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Saturday , November 28 2020

Taiwan’s thriller ‘Assassin’ tops Palm Springs Film Fest – 3 Film Independent Awards unveiled at Spirit Awards brunch

LOS ANGELES, Jan 10, (RTRS): The Palm Springs Film Festival began rounding off its 11-day run with its annual awards luncheon held Saturday afternoon at Spencer’s at the Mountain.

The Fipresci Prize for Best Foreign Language Film of the Year went to Taiwanese thriller “The Assassin,” directed by Hou Hsiao-hsien. The Fipresci Prize for the Best Actor of the Year went to Sigurdur Sigurjonsson and Theodor Juliusson from for their work in the Iceland film “Rams,” while the Fipresci Prize for Best Actress of the Year in a Foreign Language Film went to Alena Mihulova for her role in “Home Care,” written and directed by Czech filmmaker Slavek Horak.

“Alena, who is now 50, had her first breakthrough role at (age) 17 and then nothing for 33 years,” said Horak, who accepted the award on the actress’ behalf. “She played an apprentice to a home care nurse in her first film and has now graduated to a home care nurse in my film,” he joked.

Artistic director and acting festival director Helen Du Toit delivered the welcoming opening remarks at the event, which drew filmmakers from around the globe, including Prashant Nair, who received the HP Bridging the Borders Award for his film “Umrika,” which focuses on a young Indian boy named Rama, who follows in his older brother’s footsteps to find out if he made it to the USA or wound up in Mumbai.


“We made this film with the intention of really making an impact,” Nair said of the award, presented by Cinema Without Borders and Hewlett Packard and designed to promote understanding and peace amongst different people and cultures in the world. “So getting this award really means a lot.”

The John Schlesinger Award went to Japanese filmmaker Erik Shirai for his stirring sake brewery documentary “The Birth of Sake.”

Shirai dedicated his award to his fellow “documentary filmmakers,” all of whom are striving to create compelling and important work.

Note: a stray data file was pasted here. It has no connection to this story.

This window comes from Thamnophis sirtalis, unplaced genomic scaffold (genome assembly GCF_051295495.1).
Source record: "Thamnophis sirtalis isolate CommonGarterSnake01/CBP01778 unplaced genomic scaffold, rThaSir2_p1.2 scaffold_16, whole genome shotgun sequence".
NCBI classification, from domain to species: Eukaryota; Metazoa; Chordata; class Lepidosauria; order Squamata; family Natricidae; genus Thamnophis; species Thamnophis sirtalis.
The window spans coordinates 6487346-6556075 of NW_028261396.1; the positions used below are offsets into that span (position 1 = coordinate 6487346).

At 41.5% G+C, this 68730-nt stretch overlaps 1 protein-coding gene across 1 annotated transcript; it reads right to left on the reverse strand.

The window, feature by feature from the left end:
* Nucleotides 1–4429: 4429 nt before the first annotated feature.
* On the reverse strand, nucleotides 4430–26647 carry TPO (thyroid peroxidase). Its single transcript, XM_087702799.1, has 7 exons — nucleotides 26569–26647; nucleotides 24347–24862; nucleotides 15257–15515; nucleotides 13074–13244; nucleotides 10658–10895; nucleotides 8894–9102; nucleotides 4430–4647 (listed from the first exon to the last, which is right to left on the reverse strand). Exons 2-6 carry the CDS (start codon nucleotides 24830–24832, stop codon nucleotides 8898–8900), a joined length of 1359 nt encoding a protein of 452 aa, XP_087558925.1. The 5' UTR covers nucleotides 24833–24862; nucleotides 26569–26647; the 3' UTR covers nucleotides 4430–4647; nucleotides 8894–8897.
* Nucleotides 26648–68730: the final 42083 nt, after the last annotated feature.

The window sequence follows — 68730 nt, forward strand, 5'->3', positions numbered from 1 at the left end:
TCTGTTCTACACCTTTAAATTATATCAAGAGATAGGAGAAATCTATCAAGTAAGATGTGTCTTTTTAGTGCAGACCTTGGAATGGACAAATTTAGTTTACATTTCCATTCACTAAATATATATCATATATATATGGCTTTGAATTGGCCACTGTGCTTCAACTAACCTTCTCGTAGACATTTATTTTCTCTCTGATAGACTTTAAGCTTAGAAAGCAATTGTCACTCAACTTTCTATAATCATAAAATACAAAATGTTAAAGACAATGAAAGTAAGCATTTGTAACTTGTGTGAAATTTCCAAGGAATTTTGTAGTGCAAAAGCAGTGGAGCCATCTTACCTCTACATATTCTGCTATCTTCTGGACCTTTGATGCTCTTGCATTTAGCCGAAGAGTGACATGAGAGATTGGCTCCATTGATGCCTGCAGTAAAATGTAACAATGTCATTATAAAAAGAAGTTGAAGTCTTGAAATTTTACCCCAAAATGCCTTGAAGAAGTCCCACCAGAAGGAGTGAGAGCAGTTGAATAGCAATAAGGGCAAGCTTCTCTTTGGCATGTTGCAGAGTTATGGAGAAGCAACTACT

The jury for the award said that “with its aesthetic approach, patience and intimacy, ‘The Birth of Sake’ mirrors the craft of making sake, and the director’s singular passion for his subject embodies the spirit of the John Schlesinger Award.”

The New Voices/New Visions Award was bestowed upon Xavier Seron’s “Death by Death,” a Belgium-France co-production, with a special mention given to the India-US co-production “Thithi,” helmed by Raam Reddy.

The Palm Springs fest screened 180 films from 60 countries, including 40 of the 80 foreign language entries for this year’s Academy Awards. The Audience Award for Best Narrative Feature and Best Documentary Feature will both be announced on Sunday.

Film Independent has presented a trio of Spirit Awards with filmmaker grants to Mel Eslyn, Felix Thompson and Elizabeth Chai Vasarhelyi.

Each received $25,000 grants from the Film Independent Spirit Awards on Saturday at the organization’s annual brunch at the Boa in West Hollywood.

The Piaget Producers Award, which goes to an emerging producer, went to Eslyne. Her credits include “My Sister’s Sister” and “The One I Love.”

The Truer Than Fiction Award went to Vasarhelyi for “Incorruptible” and the Someone to Watch Award — which recognizes a filmmaker “of singular vision” who has “not yet received appropriate recognition” — went to Thompson for “King Jack.”

Notable guests included Bel Powley, Michael Fassbender, “Carol” screenwriter Phyllis Nagy, Cate Blanchett, Jason Segel, Todd Haynes, “Beasts of No Nation’s” Abraham Attah and Sally Kirkland — who noted that she had won the second Best Actress award at the 1987 Spirits for “Anna.”


Geraldine Page was the first and Jodie Foster was the third,” Kirkland said.

Film Independent chief Josh Welsh launched the ceremonies by asking nominees to avoid giving a list of thank-yous should they win at the Feb 27 awards show.

“Last year, nobody used a piece of paper for thank-yous and it kept the show fresh and dynamic,” he added.

Rami Malek and Uzo Aduba gave out the awards.

Finalists for the Piaget award were Darren Dean, Rebecca Green and Laura D. Smith. Finalists for the Someone to Watch award were Robert Machoian & Rodrigo Ojeda-Beck directors of “God Bless the Child” and Chloe Zhao, director of “Songs My Brothers Taught Me.” Finalists for the Truer than Fiction award were Mohammed Ali Naqvi and Hemal Trivedi for “Among the Believers” and Elizabeth Giamatti and Alex Sichel for “A Woman Like Me.”

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